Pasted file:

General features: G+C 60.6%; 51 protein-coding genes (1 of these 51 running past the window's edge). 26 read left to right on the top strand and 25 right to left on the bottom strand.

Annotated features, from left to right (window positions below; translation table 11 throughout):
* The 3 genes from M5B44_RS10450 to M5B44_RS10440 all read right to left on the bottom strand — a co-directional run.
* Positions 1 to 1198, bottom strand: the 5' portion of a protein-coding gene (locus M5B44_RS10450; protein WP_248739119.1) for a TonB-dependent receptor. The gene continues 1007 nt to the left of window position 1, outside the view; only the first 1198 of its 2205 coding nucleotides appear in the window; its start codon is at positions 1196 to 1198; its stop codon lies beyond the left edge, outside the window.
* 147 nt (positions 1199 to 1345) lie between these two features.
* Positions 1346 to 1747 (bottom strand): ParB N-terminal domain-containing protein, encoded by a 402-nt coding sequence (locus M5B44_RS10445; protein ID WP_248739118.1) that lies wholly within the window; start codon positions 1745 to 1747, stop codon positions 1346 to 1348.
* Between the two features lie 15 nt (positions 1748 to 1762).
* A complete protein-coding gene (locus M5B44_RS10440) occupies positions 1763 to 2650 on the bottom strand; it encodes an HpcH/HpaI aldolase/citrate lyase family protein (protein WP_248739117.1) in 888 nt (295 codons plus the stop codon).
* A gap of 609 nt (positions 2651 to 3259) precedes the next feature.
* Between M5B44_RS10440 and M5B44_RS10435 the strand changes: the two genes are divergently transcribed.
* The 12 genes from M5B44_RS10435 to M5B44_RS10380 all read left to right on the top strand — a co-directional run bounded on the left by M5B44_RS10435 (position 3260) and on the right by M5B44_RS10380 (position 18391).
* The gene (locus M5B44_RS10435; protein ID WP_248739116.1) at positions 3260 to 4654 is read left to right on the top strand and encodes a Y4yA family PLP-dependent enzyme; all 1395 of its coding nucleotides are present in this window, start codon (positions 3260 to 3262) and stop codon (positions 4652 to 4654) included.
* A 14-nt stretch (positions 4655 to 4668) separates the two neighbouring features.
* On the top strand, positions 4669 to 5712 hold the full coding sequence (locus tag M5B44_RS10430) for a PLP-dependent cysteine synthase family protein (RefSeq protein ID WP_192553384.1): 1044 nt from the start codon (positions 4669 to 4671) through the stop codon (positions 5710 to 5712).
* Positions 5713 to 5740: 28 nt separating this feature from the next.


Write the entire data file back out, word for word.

General features: G+C 60.6%; 51 protein-coding genes (1 of these 51 running past the window's edge). 26 read left to right on the top strand and 25 right to left on the bottom strand.

Annotated features, from left to right (window positions below; translation table 11 throughout):
* The 3 genes from M5B44_RS10450 to M5B44_RS10440 all read right to left on the bottom strand — a co-directional run.
* Positions 1 to 1198, bottom strand: the 5' portion of a protein-coding gene (locus M5B44_RS10450; protein WP_248739119.1) for a TonB-dependent receptor. The gene continues 1007 nt to the left of window position 1, outside the view; only the first 1198 of its 2205 coding nucleotides appear in the window; its start codon is at positions 1196 to 1198; its stop codon lies beyond the left edge, outside the window.
* 147 nt (positions 1199 to 1345) lie between these two features.
* Positions 1346 to 1747 (bottom strand): ParB N-terminal domain-containing protein, encoded by a 402-nt coding sequence (locus M5B44_RS10445; protein ID WP_248739118.1) that lies wholly within the window; start codon positions 1745 to 1747, stop codon positions 1346 to 1348.
* Between the two features lie 15 nt (positions 1748 to 1762).
* A complete protein-coding gene (locus M5B44_RS10440) occupies positions 1763 to 2650 on the bottom strand; it encodes an HpcH/HpaI aldolase/citrate lyase family protein (protein WP_248739117.1) in 888 nt (295 codons plus the stop codon).
* A gap of 609 nt (positions 2651 to 3259) precedes the next feature.
* Between M5B44_RS10440 and M5B44_RS10435 the strand changes: the two genes are divergently transcribed.
* The 12 genes from M5B44_RS10435 to M5B44_RS10380 all read left to right on the top strand — a co-directional run bounded on the left by M5B44_RS10435 (position 3260) and on the right by M5B44_RS10380 (position 18391).
* The gene (locus M5B44_RS10435; protein ID WP_248739116.1) at positions 3260 to 4654 is read left to right on the top strand and encodes a Y4yA family PLP-dependent enzyme; all 1395 of its coding nucleotides are present in this window, start codon (positions 3260 to 3262) and stop codon (positions 4652 to 4654) included.
* A 14-nt stretch (positions 4655 to 4668) separates the two neighbouring features.
* On the top strand, positions 4669 to 5712 hold the full coding sequence (locus tag M5B44_RS10430) for a PLP-dependent cysteine synthase family protein (RefSeq protein ID WP_192553384.1): 1044 nt from the start codon (positions 4669 to 4671) through the stop codon (positions 5710 to 5712).
* Positions 5713 to 5740: 28 nt separating this feature from the next.